Including our own? Nothing prohibits the positive sciences from applying the same methods to the human body they apply to the cosmos. Whether we are dealing with cell biology, genetics, neuroscience, or the other cognitive sciences, no reference to flesh is required, and it is not obvious how any discussion of flesh, in Henry’s sense, can be included in either the assumptions, methods, or results of these fields. It is true that some forms of cognitive research on so-called “live” subjects do involve prompting the subject of research to “think about” or “imagine” an object, and so forth. Through a process of trial and error, it is possible to correlate material events in the brain with reported experiences, so that eventually consciousness would be, as Daniel Dennett says, “explained.”22 What seems to be, and is called, an experience of something, is in fact, caused or occasioned by material episodes of which we are entirely unaware. Edit the episode (or what codes for it), edit the experience. Even if some are uncomfortable with the idea of dismissing human experience as entirely illusory, the scientific position is clear: the material, bodily event is phenomenal; the experience of sensing and of sensed, scientifically speaking at least, is epiphenomenal, or worse, illusory.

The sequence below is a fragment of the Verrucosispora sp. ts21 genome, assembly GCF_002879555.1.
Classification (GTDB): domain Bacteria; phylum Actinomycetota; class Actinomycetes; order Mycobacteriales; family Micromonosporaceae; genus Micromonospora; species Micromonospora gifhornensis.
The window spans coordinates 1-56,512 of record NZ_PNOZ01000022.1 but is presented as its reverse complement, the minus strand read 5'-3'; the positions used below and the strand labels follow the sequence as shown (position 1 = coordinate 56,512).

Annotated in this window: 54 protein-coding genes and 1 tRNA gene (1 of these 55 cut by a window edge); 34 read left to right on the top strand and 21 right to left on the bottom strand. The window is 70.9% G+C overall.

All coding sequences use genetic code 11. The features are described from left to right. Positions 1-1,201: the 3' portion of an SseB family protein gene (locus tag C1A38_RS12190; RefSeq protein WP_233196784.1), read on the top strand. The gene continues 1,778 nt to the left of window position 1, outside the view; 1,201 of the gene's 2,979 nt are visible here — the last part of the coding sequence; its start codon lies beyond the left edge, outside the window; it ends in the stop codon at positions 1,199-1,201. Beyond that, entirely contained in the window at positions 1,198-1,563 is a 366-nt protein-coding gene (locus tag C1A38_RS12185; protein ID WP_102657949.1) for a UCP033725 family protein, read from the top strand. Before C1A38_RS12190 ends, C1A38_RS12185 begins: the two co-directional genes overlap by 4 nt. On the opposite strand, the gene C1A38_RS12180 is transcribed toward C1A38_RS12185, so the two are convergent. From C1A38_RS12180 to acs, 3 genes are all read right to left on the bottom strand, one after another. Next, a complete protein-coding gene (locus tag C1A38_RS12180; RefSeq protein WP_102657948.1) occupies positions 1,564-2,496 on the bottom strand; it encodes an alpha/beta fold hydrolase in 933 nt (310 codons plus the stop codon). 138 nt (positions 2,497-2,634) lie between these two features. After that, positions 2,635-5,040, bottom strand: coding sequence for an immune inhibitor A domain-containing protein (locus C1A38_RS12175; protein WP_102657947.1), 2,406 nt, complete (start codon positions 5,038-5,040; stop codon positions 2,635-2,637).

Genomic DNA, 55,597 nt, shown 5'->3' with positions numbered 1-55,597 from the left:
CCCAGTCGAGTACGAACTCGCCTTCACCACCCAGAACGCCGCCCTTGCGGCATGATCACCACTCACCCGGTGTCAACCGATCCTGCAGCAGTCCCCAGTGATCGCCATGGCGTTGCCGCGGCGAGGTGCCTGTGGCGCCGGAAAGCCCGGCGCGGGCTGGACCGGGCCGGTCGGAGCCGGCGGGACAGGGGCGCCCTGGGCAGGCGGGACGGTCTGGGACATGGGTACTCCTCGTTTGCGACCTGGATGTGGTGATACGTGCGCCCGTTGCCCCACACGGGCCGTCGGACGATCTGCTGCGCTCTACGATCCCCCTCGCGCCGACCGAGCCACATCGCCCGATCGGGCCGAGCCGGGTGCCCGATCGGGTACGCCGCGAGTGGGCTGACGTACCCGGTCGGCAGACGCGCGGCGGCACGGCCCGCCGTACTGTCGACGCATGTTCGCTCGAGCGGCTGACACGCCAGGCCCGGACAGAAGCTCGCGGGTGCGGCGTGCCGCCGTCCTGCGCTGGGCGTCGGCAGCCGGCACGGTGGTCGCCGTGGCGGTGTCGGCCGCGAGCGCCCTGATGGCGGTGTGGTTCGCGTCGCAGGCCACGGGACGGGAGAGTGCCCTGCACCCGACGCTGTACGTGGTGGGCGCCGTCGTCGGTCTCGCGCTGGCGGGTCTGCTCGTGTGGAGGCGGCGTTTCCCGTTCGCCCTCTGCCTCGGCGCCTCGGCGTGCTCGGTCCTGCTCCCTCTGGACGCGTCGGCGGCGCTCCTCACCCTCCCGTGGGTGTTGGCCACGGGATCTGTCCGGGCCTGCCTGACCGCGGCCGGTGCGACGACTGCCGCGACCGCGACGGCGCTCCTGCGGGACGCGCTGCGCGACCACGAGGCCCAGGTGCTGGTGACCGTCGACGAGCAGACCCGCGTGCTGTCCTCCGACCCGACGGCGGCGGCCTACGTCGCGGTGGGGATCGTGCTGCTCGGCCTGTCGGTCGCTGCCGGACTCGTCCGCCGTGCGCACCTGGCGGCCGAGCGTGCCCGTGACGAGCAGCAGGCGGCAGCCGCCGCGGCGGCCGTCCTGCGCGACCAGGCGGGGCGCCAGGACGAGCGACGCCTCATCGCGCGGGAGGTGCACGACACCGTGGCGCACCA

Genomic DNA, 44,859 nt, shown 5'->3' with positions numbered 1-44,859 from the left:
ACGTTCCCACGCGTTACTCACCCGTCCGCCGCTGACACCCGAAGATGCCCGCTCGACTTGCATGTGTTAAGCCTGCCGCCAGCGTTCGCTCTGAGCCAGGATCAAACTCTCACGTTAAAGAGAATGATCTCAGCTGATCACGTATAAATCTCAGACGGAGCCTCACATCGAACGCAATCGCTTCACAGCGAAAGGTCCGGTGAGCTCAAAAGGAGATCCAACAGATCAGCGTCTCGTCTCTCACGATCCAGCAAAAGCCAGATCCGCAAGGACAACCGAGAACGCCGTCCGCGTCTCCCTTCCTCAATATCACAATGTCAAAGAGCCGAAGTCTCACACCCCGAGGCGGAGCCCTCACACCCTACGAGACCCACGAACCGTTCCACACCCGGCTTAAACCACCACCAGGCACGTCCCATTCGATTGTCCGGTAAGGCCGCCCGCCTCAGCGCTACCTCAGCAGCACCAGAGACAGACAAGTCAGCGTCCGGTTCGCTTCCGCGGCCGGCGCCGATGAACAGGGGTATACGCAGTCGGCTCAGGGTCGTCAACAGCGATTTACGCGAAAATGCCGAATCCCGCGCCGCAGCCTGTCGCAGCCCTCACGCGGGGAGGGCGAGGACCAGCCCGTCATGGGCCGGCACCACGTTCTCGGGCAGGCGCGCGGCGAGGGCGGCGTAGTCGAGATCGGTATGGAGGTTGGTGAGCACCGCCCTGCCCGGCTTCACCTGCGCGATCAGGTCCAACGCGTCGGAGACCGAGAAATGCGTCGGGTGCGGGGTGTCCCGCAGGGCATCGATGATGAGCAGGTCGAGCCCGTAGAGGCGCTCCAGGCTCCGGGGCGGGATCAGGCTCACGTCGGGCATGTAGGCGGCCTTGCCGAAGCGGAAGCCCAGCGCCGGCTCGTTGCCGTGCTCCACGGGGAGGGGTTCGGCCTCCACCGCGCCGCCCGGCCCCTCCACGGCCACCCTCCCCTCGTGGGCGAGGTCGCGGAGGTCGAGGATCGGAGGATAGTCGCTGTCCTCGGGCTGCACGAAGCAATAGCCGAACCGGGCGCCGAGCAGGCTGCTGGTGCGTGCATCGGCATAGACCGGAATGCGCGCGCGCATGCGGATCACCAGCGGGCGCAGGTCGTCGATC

If such a conclusion seems difficult to accept, resolving it goes beyond the purview of science. Let politicians, therapists, pharmaceutical companies, social workers, school teachers, and prison guards deal with the consequences. Science must tell us only what is true. We must dare, precisely not to think anymore, but to experiment.23 It is no longer the philosopher who dethrones the gods of the mythmakers, but the scientist; and in the universe of science, only one god is worthy of the name. Evidence. But the etymology of the word is no longer its meaning. If e-videre means to come from seeing, here in question is not seeing, nor even what is seen, at least if that must involve and depend upon sensibility. Rather, a certain way of determining and “explaining” the material world, including what we do see, that is the arche and telos of science, the limits of its veritas and its realitas. Is the ambition of science anything but to establish once and for all a correct explanatory account of the universe in all its dimensions on the basis of an exact understanding of the causal relationships that govern its constituent parts?

In any case, we are up against a problem. We have in phenomenology a reference to flesh and to the sensing body as a necessary condition of experience and definition of reality, and the exclusion of any such reference in the natural sciences, as a condition of any experimentation and also as a definition of reality. How should one respond intellectually or practically to this apparently-unresolvable dilemma cutting the history of reason in two? On the one hand, the world of our experience, with all its sensible delight—our ambitions, aims, and hopes, fears and regrets, joys and sorrows, love and hate—this world of meaning, of sense, of value. On the other, the empirically-observable, material world of bodies visible to us, or detectable in dimensions far beyond what we can see—this material world, the better understanding of which continues to benefit humanity in myriad ways.